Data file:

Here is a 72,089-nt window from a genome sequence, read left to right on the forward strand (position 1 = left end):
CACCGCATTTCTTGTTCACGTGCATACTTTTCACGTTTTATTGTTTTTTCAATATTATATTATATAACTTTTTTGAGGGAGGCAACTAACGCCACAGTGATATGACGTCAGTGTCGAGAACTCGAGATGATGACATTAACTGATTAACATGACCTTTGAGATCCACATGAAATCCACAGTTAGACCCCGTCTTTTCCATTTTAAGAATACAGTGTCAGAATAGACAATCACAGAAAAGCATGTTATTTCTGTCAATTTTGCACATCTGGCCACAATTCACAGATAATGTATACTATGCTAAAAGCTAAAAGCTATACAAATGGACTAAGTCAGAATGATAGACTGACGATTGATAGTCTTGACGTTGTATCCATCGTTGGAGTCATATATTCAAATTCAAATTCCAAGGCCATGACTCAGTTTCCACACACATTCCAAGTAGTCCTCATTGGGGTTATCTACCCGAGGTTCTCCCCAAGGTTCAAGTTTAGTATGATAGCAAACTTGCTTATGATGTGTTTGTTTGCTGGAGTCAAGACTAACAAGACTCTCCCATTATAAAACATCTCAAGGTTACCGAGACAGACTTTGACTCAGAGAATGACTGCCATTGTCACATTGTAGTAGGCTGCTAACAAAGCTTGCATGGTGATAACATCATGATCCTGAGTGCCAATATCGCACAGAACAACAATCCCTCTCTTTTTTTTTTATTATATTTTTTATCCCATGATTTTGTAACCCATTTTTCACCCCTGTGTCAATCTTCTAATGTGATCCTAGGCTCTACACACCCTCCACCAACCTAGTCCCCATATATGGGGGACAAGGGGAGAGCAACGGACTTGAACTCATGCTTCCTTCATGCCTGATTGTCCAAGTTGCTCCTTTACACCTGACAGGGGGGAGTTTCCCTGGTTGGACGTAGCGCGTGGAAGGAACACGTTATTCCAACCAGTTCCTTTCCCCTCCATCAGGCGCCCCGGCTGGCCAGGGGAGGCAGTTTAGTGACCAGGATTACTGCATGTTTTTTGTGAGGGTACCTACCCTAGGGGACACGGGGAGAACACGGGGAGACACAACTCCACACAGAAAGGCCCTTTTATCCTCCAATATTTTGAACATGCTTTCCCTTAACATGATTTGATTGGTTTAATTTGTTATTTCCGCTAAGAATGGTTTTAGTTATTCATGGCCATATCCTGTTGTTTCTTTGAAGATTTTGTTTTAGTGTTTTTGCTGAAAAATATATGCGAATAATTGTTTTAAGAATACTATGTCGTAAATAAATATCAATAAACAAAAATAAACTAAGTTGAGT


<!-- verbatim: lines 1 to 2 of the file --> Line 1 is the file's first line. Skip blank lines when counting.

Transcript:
Here is a 72,089-nt window from a genome sequence, read left to right on the forward strand (position 1 = left end):
CACCGCATTTCTTGTTCACGTGCATACTTTTCACGTTTTATTGTTTTTTCAATATTATATTATATAACTTTTTTGAGGGAGGCAACTAACGCCACAGTGATATGACGTCAGTGTCGAGAACTCGAGATGATGACATTAACTGATTAACATGACCTTTGAGATCCACATGAAATCCACAGTTAGACCCCGTCTTTTCCATTTTAAGAATACAGTGTCAGAATAGACAATCACAGAAAAGCATGTTATTTCTGTCAATTTTGCACATCTGGCCACAATTCACAGATAATGTATACTATGCTAAAAGCTAAAAGCTATACAAATGGACTAAGTCAGAATGATAGACTGACGATTGATAGTCTTGACGTTGTATCCATCGTTGGAGTCATATATTCAAATTCAAATTCCAAGGCCATGACTCAGTTTCCACACACATTCCAAGTAGTCCTCATTGGGGTTATCTACCCGAGGTTCTCCCCAAGGTTCAAGTTTAGTATGATAGCAAACTTGCTTATGATGTGTTTGTTTGCTGGAGTCAAGACTAACAAGACTCTCCCATTATAAAACATCTCAAGGTTACCGAGACAGACTTTGACTCAGAGAATGACTGCCATTGTCACATTGTAGTAGGCTGCTAACAAAGCTTGCATGGTGATAACATCATGATCCTGAGTGCCAATATCGCACAGAACAACAATCCCTCTCTTTTTTTTTTATTATATTTTTTATCCCATGATTTTGTAACCCATTTTTCACCCCTGTGTCAATCTTCTAATGTGATCCTAGGCTCTACACACCCTCCACCAACCTAGTCCCCATATATGGGGGACAAGGGGAGAGCAACGGACTTGAACTCATGCTTCCTTCATGCCTGATTGTCCAAGTTGCTCCTTTACACCTGACAGGGGGGAGTTTCCCTGGTTGGACGTAGCGCGTGGAAGGAACACGTTATTCCAACCAGTTCCTTTCCCCTCCATCAGGCGCCCCGGCTGGCCAGGGGAGGCAGTTTAGTGACCAGGATTACTGCATGTTTTTTGTGAGGGTACCTACCCTAGGGGACACGGGGAGAACACGGGGAGACACAACTCCACACAGAAAGGCCCTTTTATCCTCCAATATTTTGAACATGCTTTCCCTTAACATGATTTGATTGGTTTAATTTGTTATTTCCGCTAAGAATGGTTTTAGTTATTCATGGCCATATCCTGTTGTTTCTTTGAAGATTTTGTTTTAGTGTTTTTGCTGAAAAATATATGCGAATAATTGTTTTAAGAATACTATGTCGTAAATAAATATCAATAAACAAAAATAAACTAAGTTGAGT